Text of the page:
The fourth edition now includes a discussion of global and comparative perspectives in each theoretical chapter and a brand-new chapter that explores how these theories have been adapted for, and employed in, non-American and non-Western contexts. An expanded introduction and revised conclusion fully examines and contextualizes the history, trajectories and functions of public policy research. Since its first publication in 1999, Theories of the Policy Process has been, and remains, the quintessential gateway to the field of policy process research for students, scholars and practitioners.
"Probably America's most prominent Marxist economist."—The New York Times
Capitalism as a system has spawned deepening economic crisis alongside its bought-and-paid-for political establishment. Neither serves the needs of our society. Whether it is secure, well-paid, and meaningful jobs or a sustainable relationship with the natural environment that we depend on, our society is not delivering the results people need and deserve.
One key cause for this intolerable state of affairs is the lack of genuine democracy in our economy as well as in our politics. The solution requires the institution of genuine economic democracy, starting with workers managing their own workplaces, as the basis for a genuine political democracy.
Here Richard D. Wolff lays out a hopeful and concrete vision of how to make that possible, addressing the many people who have concluded economic inequality and politics as usual can no longer be tolerated and are looking for a concrete program of action.
Richard D. Wolff is professor of Economics emeritus at the University of Massachusetts, Amherst. He is currently a visiting professor at the New School University in New York. Wolff is the author of many books, including Capitalism Hits the Fan: The Global Economic Meltdown and What to Do About It. He hosts the weekly hour-long radio program Economic Update on WBAI (Pacifica Radio) and writes regularly for The Guardian, Truthout.org, and the MRZine.
Why do successful people get things done at the last minute? Why does poverty persist? Why do organizations get stuck firefighting? Why do the lonely find it hard to make friends? These questions seem unconnected, yet Sendhil Mullainathan and Eldar Shafir show that they are all examples of a mind-set produced by scarcity.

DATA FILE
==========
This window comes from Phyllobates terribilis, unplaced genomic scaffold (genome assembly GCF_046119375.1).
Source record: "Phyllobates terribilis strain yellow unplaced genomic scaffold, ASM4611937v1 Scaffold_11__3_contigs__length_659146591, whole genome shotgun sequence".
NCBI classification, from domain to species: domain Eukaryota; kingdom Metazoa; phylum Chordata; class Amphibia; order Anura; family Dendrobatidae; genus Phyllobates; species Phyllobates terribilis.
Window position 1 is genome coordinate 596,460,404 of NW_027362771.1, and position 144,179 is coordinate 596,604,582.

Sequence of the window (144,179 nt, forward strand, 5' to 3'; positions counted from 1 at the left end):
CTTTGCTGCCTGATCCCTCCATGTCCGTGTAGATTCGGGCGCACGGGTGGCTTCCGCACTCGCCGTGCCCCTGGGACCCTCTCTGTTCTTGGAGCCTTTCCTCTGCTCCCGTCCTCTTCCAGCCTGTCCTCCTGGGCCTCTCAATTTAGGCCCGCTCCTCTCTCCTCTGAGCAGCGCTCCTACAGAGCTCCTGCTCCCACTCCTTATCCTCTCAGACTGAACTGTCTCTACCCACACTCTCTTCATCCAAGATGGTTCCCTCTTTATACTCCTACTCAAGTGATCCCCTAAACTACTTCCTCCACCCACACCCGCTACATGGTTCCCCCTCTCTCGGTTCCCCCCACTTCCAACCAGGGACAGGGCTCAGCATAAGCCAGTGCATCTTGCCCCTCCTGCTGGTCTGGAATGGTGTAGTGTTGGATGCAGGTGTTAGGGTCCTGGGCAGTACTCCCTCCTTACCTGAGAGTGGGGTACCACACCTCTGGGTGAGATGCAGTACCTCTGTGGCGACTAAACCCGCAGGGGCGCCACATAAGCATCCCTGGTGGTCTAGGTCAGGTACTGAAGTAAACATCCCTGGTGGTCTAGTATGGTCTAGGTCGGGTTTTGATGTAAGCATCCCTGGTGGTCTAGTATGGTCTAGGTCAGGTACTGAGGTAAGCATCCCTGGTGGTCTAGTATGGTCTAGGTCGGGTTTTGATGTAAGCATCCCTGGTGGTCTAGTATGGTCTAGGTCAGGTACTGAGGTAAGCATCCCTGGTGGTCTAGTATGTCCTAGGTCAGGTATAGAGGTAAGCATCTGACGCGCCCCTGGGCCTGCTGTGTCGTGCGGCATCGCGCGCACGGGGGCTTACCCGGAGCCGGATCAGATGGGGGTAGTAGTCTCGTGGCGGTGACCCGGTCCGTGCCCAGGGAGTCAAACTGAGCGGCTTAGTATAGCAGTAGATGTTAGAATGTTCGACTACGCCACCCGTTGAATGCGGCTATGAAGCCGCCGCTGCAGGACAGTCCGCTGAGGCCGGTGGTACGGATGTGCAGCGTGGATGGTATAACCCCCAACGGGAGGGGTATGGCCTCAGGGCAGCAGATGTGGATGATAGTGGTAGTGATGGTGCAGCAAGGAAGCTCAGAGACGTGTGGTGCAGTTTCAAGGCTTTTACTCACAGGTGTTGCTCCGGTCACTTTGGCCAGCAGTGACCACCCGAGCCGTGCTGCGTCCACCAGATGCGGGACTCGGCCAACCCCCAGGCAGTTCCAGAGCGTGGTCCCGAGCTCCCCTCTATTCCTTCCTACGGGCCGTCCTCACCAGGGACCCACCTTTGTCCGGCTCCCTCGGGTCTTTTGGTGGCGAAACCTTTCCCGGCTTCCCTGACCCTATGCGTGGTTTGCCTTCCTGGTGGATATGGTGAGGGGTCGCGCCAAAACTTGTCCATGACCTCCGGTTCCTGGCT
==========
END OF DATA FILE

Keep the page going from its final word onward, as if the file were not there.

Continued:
Drawing on cutting-edge research from behavioral science and economics, Mullainathan and Shafir show that scarcity creates a similar psychology for everyone struggling to manage with less than they need. Busy people fail to manage their time efficiently for the same reasons the poor and those maxed out on credit cards fail to manage their money. The dynamics of scarcity reveal why dieters find it hard to resist temptation, why students and busy executives mismanage their time, and why sugarcane farmers are smarter after harvest than before. Once we start thinking in terms of scarcity and the strategies it imposes, the problems of modern life come into sharper focus.
Mullainathan and Shafir discuss how scarcity affects our daily lives, recounting anecdotes of their own foibles and making surprising connections that bring this research alive. Their book provides a new way of understanding why the poor stay poor and the busy stay busy, and it reveals not only how scarcity leads us astray but also how individuals and organizations can better manage scarcity for greater satisfaction and success.
The study of microeconomics isn't for the faint of heart. Fortunately, Microeconomics For Dummies is here to help make this tough topic accessible to the masses. If you're a business or finance major looking to supplement your college-level microeconomics coursework—or a professional who wants to expand your general economics knowledge into the microeconomics area—this friendly and authoritative guide will take your comprehension of the subject from micro to macro in no time! Cutting through confusing jargon and complemented with tons of step-by-step instructions and explanations, it helps you discover how real individuals and businesses use microeconomics to analyze trends from the bottom up in order to make smart decisions.